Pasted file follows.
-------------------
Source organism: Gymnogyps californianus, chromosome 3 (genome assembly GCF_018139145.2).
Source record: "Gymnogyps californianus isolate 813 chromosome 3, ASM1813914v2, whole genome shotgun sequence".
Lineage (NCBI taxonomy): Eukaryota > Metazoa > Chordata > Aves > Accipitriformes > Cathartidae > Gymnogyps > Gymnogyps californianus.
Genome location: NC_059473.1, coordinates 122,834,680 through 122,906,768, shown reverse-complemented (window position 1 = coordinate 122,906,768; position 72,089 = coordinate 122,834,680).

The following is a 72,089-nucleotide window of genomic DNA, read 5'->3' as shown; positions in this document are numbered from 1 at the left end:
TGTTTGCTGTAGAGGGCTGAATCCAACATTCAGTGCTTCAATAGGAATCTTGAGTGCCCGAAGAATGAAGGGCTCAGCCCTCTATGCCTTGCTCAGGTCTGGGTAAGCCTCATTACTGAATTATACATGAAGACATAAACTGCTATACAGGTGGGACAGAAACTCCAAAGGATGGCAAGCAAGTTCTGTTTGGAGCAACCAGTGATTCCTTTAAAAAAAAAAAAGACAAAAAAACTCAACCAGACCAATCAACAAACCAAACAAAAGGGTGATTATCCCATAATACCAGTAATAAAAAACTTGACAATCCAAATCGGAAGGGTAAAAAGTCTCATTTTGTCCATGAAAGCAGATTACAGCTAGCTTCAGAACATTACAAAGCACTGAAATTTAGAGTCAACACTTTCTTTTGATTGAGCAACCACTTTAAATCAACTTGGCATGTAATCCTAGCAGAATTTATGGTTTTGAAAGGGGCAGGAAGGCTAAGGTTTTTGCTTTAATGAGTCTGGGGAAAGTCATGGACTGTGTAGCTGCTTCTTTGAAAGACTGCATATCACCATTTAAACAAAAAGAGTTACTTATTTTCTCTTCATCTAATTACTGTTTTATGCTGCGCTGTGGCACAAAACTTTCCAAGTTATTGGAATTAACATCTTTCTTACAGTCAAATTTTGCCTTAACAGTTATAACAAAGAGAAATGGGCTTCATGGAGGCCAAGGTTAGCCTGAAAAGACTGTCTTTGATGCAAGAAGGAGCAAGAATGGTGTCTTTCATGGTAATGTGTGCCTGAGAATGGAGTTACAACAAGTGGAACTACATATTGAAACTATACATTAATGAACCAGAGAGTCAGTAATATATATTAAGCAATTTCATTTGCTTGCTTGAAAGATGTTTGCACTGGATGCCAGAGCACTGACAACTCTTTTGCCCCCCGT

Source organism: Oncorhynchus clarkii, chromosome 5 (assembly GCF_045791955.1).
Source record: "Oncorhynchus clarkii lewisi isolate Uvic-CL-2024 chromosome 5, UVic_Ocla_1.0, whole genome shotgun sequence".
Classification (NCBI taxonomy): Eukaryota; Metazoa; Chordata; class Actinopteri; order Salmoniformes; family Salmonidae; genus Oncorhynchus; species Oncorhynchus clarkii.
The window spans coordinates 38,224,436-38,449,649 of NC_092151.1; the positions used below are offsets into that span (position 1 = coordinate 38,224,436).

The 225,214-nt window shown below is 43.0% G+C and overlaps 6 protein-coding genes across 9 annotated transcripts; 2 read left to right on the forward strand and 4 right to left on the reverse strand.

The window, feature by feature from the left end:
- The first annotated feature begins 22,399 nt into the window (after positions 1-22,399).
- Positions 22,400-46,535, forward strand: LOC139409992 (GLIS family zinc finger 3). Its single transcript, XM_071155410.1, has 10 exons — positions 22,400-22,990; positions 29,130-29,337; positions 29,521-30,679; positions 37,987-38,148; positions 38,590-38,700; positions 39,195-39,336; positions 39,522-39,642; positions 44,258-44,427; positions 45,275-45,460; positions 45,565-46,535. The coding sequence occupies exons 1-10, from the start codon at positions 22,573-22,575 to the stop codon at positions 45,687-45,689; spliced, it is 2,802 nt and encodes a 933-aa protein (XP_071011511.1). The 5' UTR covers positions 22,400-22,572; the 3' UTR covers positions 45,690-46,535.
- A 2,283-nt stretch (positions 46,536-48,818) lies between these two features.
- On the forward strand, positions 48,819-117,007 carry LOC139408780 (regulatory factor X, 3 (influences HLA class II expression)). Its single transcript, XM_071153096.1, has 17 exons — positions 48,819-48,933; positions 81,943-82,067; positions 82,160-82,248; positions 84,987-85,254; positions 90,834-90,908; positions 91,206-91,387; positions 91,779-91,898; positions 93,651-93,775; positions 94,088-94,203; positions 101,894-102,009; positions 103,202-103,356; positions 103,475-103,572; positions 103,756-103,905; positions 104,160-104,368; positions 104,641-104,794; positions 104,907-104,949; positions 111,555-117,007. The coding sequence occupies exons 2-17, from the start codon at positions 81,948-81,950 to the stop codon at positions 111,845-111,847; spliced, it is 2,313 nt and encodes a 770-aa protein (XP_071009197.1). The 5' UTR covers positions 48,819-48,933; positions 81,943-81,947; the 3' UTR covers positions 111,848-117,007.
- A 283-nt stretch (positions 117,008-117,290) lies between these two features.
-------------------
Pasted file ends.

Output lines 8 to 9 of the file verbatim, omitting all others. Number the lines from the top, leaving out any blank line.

Source record: "Oncorhynchus clarkii lewisi isolate Uvic-CL-2024 chromosome 5, UVic_Ocla_1.0, whole genome shotgun sequence".
Classification (NCBI taxonomy): Eukaryota; Metazoa; Chordata; class Actinopteri; order Salmoniformes; family Salmonidae; genus Oncorhynchus; species Oncorhynchus clarkii.